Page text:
"It seems to me," Gambetta said, "[that] the war on Iraq seems to have been driven by backward-looking reasoning, rather than forward-looking calculations."

The last speaker in the morning of October 17 was G. A. Cohen, who is the Chichele Professor of Social and Political Theory at All Souls College, Oxford University. Cohen took exception to the indignation shown by the Israeli ambassador to the United Kingdom concerning the deliberate targeting of civilians by Palestinians, in his discussion entitled "Casting the First Stone: Who Can, and Who Can't, Blame the Terrorists?"

"If the sad moral truth is that although all the alternatives to terrorism are unacceptable," Cohen argued, "then how can the person who deprived me of acceptable alternatives, and so drove me to admittedly unjustifiable terrorism, condemn that resort without justifying the action that disabled me? That person must respond to my grievance that she left me with no acceptable alternative to a morally heinous and forbidden action."

Using a colloquial reference, Cohen said, "If you've got someone up against the wall, don't complain if he kicks you in the balls, unless you can justify your action of putting him up against the wall."

In addition to the morning's speakers, the second day's panel response and discussion included Stanford University professor Debra Satz, Columbia University professor and Nobel laureate Joseph Stiglitz, New York University Professor Stephen Holmes, and Columbia University professor Jon Elster.

Satz argued that the panel represented two viewpoints on constitutions, "One, which says that constitutional values should never be weakened, even in emergencies. Another, that says we should be trading off against our different interests."

The former viewpoint was taken up by Joseph Stiglitz, who said, "I would argue that it's exactly at times like this, where there are excessive passions in the public, that we need to check the authoritarian tendencies that are present in any government, and therefore that we should not suspend the systems of checks and balances, and perhaps even strengthen them."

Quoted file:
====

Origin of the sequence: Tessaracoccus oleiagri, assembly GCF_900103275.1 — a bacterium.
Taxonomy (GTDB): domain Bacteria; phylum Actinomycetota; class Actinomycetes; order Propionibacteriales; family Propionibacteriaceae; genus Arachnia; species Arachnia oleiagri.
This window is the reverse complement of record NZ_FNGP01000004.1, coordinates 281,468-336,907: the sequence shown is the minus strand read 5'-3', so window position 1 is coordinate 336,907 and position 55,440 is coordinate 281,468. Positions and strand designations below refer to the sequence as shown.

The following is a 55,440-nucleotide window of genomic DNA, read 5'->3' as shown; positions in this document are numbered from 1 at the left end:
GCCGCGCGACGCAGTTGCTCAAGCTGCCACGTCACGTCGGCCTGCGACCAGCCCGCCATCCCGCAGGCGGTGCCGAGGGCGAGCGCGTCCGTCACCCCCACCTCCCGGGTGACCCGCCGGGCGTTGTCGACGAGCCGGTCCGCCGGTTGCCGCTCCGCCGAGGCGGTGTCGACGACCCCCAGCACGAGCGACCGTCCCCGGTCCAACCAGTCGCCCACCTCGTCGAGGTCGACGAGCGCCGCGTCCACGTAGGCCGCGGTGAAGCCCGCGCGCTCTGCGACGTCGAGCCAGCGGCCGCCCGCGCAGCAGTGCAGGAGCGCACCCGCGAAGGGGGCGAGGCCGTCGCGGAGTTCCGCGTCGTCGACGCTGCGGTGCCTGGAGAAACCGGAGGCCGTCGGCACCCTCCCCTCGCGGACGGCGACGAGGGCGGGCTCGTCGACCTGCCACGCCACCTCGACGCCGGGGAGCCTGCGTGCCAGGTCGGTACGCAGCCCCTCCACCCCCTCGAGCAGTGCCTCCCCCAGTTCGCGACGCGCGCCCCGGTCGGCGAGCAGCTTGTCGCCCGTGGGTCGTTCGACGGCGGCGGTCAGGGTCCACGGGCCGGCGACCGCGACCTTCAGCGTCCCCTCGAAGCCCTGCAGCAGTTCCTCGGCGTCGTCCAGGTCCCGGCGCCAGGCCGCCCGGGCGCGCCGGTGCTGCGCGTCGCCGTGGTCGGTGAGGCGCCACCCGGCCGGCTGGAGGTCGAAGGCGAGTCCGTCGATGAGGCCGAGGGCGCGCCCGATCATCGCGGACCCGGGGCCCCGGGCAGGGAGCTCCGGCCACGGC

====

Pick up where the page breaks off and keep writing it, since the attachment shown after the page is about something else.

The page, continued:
He backed up this viewpoint by stating, "I can say that I was on the National Security Council when I was chairman of the Council of Economic Advisors, and so I had the advantage of having seen what it means when you see highly secret information. I wouldn't rely on it."

Stephen Holmes's discussion concluded with an extension on Cohen's discussion, stating that Osama bin Laden has justified his terrorism war on the United States by saying, "You say you can't kill civilians en masse? Really? What about Hiroshima?"

Although he acknowledged that this would not silence the critics of terrorism, he said that the statement was relevant to Americans because, "We don't know what we have done in the rest of the world."

Toward the end of the discussion, Elster talked about how the U.S. Constitution has not had a history of dealing effectively with crises. "It's not at all clear," he said, "that those who operate it, the agents of the checks and balances, might not be swept up by the same passions, irrationalities, as those whom they are supposed to check."

The panel discussion concluded with questions posed by Bilgrami, who asked what response law students and professors should have regarding restrictions on civil liberties in the wake of terrorist threats. Fletcher responded to this question, saying, "I think it was a major embarrassment for me and my profession that the major spokesperson against the military tribunals was not a law professor, but William Safire of the New York Times. He was the first person who came public and said, This is an outrage."

In the end, the panel appeared to find common ground on one of Fletcher's last points, when he stated, "the Constitution is a living document; it's interpreted over time."
Program Schedule
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Video Archive
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Related Resources
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Conference Transcript